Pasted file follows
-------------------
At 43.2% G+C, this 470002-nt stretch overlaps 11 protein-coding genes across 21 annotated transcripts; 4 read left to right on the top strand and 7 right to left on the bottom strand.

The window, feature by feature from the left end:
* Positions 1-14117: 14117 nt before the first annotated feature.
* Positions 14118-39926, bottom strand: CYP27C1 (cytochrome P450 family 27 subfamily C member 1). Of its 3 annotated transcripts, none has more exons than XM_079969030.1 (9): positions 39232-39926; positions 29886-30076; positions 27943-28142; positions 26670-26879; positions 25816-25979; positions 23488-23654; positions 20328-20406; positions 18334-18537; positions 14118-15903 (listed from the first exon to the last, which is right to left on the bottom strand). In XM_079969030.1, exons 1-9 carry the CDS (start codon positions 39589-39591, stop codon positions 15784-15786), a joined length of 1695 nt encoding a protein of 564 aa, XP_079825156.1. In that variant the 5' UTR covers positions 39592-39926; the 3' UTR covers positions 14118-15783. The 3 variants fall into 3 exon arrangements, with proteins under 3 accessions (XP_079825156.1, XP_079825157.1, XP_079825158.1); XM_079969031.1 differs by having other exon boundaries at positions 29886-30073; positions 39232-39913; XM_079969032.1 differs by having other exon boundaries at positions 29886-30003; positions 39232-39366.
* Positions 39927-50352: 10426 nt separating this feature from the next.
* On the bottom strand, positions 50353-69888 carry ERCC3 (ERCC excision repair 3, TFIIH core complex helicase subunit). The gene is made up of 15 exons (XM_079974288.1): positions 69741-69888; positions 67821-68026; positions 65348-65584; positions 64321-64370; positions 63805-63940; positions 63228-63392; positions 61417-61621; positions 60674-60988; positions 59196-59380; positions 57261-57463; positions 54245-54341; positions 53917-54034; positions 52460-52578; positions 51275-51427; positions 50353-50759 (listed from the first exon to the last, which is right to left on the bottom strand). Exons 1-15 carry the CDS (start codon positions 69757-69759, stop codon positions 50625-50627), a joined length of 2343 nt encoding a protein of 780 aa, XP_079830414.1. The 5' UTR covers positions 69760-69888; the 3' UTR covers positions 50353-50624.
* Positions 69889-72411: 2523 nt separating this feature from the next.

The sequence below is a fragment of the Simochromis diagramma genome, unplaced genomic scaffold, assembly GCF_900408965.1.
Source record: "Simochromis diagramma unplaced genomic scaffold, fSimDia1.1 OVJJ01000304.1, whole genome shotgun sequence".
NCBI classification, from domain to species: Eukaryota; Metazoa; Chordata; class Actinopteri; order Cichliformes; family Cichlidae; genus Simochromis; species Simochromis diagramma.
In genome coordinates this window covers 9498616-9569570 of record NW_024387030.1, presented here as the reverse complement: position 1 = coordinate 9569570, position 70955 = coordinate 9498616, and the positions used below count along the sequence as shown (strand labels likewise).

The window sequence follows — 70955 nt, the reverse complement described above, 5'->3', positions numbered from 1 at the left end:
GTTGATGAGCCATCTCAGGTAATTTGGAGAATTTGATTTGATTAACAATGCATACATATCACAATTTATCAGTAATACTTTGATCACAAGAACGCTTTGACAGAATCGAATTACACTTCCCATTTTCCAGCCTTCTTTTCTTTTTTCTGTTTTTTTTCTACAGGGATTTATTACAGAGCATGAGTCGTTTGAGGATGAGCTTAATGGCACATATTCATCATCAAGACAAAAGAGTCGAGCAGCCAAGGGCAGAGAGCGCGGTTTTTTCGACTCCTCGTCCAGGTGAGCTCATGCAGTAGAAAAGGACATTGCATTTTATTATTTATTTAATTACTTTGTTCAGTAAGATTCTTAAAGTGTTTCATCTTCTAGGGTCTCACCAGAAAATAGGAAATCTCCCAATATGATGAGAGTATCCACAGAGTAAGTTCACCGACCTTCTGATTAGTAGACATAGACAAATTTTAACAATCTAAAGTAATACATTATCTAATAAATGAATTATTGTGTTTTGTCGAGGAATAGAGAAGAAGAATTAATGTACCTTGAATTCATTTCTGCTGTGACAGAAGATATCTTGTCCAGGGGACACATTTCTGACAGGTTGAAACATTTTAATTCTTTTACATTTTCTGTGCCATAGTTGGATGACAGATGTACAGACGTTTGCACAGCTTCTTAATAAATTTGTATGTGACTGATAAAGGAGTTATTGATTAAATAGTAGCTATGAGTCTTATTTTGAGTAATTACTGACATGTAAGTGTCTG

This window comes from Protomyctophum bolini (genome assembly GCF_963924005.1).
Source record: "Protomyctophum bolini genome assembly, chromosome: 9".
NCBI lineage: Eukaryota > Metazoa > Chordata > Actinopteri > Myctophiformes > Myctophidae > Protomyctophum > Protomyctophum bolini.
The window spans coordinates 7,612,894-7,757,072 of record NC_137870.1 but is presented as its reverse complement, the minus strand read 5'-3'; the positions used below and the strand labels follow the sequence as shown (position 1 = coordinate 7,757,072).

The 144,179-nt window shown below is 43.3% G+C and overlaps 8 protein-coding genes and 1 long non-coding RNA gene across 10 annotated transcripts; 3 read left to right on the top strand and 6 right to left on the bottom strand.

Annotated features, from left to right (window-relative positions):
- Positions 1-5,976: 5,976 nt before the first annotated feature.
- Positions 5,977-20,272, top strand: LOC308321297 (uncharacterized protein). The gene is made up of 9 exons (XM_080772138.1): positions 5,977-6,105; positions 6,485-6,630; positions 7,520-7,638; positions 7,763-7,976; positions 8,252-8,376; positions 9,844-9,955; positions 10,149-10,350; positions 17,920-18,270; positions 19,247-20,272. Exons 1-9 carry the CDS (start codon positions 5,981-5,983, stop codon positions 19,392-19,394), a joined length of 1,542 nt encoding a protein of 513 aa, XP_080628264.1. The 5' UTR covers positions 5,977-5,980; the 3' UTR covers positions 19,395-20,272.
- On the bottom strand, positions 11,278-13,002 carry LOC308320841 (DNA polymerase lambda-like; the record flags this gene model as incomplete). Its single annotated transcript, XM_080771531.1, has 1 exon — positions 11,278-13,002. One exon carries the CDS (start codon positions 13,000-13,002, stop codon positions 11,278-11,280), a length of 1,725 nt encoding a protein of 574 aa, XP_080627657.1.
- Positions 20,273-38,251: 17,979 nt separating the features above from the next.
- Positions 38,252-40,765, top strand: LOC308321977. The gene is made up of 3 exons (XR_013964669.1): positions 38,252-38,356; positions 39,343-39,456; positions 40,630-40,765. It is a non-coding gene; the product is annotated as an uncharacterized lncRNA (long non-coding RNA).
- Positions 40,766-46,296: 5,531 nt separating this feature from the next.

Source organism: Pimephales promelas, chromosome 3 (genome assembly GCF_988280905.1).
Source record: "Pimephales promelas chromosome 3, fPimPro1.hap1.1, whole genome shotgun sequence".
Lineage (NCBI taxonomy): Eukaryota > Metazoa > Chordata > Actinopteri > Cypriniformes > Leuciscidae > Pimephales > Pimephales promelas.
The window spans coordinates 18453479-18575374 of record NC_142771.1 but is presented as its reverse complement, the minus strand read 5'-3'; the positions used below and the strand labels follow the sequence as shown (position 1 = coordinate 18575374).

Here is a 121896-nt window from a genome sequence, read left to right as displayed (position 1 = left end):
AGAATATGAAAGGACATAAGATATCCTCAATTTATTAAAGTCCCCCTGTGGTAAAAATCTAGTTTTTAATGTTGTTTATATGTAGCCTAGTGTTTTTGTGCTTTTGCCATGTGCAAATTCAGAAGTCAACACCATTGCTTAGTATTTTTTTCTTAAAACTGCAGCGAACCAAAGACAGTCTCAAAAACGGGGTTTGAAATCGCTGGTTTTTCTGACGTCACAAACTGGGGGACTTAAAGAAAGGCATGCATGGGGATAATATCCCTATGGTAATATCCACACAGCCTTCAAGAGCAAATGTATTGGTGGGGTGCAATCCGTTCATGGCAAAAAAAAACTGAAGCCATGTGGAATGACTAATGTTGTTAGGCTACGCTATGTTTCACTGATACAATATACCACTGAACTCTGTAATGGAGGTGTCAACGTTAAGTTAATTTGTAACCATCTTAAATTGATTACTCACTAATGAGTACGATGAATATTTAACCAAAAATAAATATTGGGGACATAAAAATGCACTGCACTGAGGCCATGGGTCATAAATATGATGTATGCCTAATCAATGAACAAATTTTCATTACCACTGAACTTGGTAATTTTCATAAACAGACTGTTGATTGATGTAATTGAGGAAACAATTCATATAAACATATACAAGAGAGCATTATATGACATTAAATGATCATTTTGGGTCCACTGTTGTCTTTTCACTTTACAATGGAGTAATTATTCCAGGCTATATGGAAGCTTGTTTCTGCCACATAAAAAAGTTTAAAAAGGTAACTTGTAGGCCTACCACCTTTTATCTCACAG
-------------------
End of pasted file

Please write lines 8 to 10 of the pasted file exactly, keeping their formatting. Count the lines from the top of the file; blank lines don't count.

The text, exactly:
The sequence below is a fragment of the Simochromis diagramma genome, unplaced genomic scaffold, assembly GCF_900408965.1.
Source record: "Simochromis diagramma unplaced genomic scaffold, fSimDia1.1 OVJJ01000304.1, whole genome shotgun sequence".
NCBI classification, from domain to species: Eukaryota; Metazoa; Chordata; class Actinopteri; order Cichliformes; family Cichlidae; genus Simochromis; species Simochromis diagramma.